It was a three-fer Monday: a Council Briefing, a full Council meeting, and a Parks District meeting. Here’s what went down.
This afternoon, the Council approved a resolution naming February 4, 2020 as the date for a public hearing, to be conducted by the Hearing Examiner, in which property owners for the Waterfront LID may appeal their individual assessments. Those who wish to appeal must do s in writing in advance of the hearing date, then will have a chance to present their case. Following the public hearing, the Hearing Examiner will rule on each appeal. Property owners who disagree may then appeal the ruling to the City Council. As Council member Bagshaw and some members of the public have already noted, it’s entirely possible that hundreds of people may challenge their assessments, which could turn into months of work for the Hearing Examiner — and potentially the Council. 2020 is going to be so much fun!
Council member Herbold took a moment this morning to celebrate last week’s state Supreme Court ruling in favor of the city that upheld the “First in Time” tenant protection ordinance. However, she chose to highlight a side-effect: that the Court’s recognition of the lowest level of review, “rational basis,” as the proper standard for government takings in land-use regulation cases, “will have a positive impact to policy-making” for the city. Herbold also noted that the Office for Civil Rights has already developed administrative rules for the FIT ordinance, and now that the court has ruled it constitutional, they will be putting the rules back up on their web site shortly.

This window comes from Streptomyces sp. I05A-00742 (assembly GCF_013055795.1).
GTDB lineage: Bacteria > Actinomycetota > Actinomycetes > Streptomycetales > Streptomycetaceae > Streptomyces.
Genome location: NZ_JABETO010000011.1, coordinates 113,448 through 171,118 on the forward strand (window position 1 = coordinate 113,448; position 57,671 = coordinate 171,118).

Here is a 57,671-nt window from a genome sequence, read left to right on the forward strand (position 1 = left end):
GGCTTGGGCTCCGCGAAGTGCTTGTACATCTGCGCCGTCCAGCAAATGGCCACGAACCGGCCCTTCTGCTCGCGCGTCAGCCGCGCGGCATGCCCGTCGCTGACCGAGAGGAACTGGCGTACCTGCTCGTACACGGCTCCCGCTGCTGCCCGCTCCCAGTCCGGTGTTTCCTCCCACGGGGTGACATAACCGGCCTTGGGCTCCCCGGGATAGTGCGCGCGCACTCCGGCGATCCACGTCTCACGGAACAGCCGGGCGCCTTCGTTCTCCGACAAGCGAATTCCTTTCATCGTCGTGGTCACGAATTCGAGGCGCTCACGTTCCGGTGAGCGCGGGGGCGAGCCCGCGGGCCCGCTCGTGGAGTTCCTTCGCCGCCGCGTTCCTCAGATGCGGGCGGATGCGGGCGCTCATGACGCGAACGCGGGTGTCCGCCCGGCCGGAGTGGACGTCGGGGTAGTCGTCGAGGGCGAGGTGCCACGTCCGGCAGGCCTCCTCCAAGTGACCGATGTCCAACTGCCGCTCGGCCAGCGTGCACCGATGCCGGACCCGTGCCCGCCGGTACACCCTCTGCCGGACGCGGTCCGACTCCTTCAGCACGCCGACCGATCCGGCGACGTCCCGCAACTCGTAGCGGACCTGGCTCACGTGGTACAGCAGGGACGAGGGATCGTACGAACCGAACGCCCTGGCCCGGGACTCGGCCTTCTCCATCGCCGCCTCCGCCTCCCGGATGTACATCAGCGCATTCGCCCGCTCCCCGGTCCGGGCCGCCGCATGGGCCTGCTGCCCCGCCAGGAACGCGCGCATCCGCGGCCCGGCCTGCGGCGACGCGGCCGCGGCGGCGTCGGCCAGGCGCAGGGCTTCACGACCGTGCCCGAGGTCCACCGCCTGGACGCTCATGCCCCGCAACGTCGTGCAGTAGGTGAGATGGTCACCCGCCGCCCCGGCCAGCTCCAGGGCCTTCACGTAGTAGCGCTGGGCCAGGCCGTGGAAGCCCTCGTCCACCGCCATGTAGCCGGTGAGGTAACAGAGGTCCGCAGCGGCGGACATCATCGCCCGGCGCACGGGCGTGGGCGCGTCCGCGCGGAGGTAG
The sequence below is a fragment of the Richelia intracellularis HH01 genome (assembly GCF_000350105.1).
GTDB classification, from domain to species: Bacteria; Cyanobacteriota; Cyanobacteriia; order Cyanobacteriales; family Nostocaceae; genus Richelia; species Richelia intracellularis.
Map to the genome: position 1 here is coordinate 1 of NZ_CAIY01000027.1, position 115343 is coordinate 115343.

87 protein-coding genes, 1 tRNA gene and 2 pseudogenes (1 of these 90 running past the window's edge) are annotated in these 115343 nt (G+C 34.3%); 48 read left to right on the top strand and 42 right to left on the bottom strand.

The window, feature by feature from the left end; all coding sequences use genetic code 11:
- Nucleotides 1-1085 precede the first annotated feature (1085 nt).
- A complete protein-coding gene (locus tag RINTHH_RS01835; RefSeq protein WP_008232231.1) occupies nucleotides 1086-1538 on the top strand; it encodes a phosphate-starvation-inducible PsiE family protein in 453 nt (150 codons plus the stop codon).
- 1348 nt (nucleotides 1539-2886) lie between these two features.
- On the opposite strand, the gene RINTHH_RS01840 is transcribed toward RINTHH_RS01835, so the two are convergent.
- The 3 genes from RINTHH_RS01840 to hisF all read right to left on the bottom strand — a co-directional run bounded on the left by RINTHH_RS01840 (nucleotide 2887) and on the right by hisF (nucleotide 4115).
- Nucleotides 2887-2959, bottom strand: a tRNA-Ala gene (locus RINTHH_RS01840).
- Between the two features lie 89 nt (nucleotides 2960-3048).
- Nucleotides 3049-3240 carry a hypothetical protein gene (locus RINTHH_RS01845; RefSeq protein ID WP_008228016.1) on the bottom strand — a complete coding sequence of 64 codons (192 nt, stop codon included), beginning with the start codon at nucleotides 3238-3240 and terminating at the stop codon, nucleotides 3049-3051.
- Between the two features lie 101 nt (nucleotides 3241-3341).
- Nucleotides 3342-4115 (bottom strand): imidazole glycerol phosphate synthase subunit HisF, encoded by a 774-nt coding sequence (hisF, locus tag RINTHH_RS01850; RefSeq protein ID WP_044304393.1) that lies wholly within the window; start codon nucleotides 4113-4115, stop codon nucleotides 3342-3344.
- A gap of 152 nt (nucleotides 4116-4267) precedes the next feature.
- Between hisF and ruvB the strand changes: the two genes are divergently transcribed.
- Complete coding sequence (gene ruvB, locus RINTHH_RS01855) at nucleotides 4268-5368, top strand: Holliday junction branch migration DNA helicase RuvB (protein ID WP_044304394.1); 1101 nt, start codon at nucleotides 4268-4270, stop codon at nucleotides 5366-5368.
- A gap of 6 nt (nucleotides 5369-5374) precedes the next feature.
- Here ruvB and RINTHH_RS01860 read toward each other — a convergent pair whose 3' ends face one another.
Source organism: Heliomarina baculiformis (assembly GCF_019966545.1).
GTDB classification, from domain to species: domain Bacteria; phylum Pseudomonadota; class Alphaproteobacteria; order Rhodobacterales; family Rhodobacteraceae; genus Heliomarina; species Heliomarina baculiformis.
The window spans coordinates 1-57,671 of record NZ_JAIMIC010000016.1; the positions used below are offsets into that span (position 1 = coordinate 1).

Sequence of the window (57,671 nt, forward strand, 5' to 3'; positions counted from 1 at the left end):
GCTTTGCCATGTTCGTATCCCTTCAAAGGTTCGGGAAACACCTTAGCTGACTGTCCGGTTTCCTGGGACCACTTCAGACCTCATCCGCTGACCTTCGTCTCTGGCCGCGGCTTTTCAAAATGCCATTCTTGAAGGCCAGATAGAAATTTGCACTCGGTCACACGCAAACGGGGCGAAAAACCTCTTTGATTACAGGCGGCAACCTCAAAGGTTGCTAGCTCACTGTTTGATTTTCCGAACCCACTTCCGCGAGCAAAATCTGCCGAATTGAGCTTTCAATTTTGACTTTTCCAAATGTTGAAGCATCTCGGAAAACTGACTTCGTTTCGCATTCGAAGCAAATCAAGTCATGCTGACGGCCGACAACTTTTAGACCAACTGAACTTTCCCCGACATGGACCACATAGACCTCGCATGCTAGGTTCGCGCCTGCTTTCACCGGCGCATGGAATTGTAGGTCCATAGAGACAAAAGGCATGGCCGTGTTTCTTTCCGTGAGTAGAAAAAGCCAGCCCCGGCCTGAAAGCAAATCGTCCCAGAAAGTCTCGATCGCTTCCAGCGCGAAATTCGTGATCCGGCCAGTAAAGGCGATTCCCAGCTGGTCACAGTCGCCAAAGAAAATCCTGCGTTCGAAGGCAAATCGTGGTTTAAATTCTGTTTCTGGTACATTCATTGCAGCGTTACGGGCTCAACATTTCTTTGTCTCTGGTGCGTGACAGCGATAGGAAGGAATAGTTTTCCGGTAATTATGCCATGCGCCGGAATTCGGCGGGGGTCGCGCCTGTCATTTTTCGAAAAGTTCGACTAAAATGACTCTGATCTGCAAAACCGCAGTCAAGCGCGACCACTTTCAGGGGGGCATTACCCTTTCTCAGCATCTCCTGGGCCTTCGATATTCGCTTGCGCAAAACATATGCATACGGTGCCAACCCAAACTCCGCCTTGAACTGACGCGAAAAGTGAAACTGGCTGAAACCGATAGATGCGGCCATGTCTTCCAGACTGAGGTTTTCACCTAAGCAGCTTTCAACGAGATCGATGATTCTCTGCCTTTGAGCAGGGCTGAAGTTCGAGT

Council member Juarez announced that her next Civic Development, Public Assets and Native Communities Committee meeting will be on December 4th, and will cover:
- an updated report on the legislation authorizing the Monorail to accept ORCA Cards for payment;
- an agreement with the Seattle Aquarium to build the Ocean Pavilion along the waterfront;
- appointments to the Central Waterfront Oversight Committee.
This afternoon, in the Parks District meeting, Superintendent of Parks Jesus Aguirre gave an update on the Parks District projects and spending in 2019 across its four main themes: “fix it first,” “maintaining parks and facilities,” “programs for people,” and “building for the future.” You can watch the presentation here. Next Monday, the Parks District meets again and will approve the 2020 budget for the Parks District and the 2020 levy rate.
Finally, Council President Harrell announced this morning that on Wednesday evening at Garfield High School there will be a screening of the movie “On The Brink,” which tells the story of Seattle’s Central District.